Cookies on this website

We use cookies to ensure that we give you the best experience on our website. If you click 'Accept all cookies' we'll assume that you are happy to receive all cookies and you won't see this message again. If you click 'Reject all non-essential cookies' only necessary cookies providing core functionality such as security, network management, and accessibility will be enabled. Click 'Find out more' for information on how to change your cookie settings.

BACKGROUND: The present study was conducted to investigate the association of dietary insulin index(II), insulin load(IL), glycemic index(GI), and glycemic load(GL) with the risk of cardiovascular disease(CVD). METHODS: This cohort study was conducted within the framework of the Tehran Lipid and Glucose Study on 2198 subjects, aged≥19 years old, who were followed-up for a median (IQR) 6.7 (6.1-7.1) years. Dietary GI, GL, II, and IL were calculated using a food frequency questionnaire at the baseline. Multivariate Cox proportional hazard regression models were used to estimate the risk of CVD across quartiles of dietary insulin and glycemic indices. RESULTS: Mean ± SD age of the subjects(44.9% men) was 38.3 ± 13.4 years. During a mean of 2406 ± 417 person-years of follow-up, 76(3.5%) new cases of the CVD were ascertained. The mean ± SD of II, IL, GI, and GL of participants were 51.7 ± 6.5, 235.8 ± 90.2, 61.9 ± 7.8, and 202.2 ± 78.1, respectively. After adjusting for the variables of age, sex, smoking, physical activity, daily energy intake, body mass index, diabetes, and hypertension, the hazard ratio (HR) of the highest quartile of dietary GL was 2.77(95%CI:1.00-7.69,P for trend:0.033) compared to the lowest one. Also, each one SD increase in the GL score was associated with a higher risk of CVD[(RR:1.46;CI:1.00-2.16),P-value = 0.047]. However, there was no significant association between the dietary GI, II, and IL and risk for CVD incidence. CONCLUSIONS: Our results suggested that a high GL diet can increase the incidence of CVD, whereas high dietary II and IL were not associated with the risk of CVD among adults.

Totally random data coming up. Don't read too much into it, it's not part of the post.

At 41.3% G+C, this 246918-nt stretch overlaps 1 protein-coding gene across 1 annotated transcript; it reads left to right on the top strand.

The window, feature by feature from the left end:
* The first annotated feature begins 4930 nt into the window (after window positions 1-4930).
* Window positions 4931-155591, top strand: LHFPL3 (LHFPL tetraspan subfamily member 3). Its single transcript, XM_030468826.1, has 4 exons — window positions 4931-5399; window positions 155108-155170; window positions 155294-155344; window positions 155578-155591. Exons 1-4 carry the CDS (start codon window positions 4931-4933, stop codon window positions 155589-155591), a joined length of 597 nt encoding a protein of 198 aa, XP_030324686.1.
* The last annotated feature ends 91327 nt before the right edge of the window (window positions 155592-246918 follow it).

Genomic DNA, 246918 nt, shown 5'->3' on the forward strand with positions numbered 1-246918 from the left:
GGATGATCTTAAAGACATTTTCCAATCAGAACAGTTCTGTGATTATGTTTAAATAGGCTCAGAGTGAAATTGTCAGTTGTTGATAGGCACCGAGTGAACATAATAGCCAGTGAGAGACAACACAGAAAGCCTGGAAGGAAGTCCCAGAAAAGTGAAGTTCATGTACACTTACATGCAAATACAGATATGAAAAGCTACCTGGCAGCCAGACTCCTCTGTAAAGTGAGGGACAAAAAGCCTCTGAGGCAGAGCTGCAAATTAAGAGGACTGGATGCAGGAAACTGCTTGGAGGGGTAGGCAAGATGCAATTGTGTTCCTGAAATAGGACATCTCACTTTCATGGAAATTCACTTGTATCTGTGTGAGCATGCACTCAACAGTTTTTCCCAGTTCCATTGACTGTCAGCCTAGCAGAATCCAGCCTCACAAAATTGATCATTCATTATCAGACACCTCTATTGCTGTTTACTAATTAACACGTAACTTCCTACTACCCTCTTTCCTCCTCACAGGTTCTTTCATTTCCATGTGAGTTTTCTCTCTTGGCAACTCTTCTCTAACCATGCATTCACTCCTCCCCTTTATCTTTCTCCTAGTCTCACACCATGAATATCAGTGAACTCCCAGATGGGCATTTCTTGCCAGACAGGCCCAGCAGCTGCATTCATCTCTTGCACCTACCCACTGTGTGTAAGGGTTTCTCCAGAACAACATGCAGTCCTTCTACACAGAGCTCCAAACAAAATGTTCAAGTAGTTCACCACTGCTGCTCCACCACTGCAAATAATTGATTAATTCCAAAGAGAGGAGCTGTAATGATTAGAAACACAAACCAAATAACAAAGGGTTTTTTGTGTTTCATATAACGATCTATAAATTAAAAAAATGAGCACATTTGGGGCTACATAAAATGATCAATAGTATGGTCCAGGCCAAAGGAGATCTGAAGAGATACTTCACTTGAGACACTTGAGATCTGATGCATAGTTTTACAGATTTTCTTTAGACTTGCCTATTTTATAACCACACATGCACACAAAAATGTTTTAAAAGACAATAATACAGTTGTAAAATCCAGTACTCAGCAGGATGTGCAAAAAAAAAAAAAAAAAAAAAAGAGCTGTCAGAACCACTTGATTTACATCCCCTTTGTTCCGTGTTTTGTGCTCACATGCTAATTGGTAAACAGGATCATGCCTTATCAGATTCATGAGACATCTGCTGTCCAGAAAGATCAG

Original publication




Journal article


BMC Public Health

Publication Date





Adult, CVD, Cardiovascular disease, Glycemic index, Glycemic load, Insulin index, Insulin load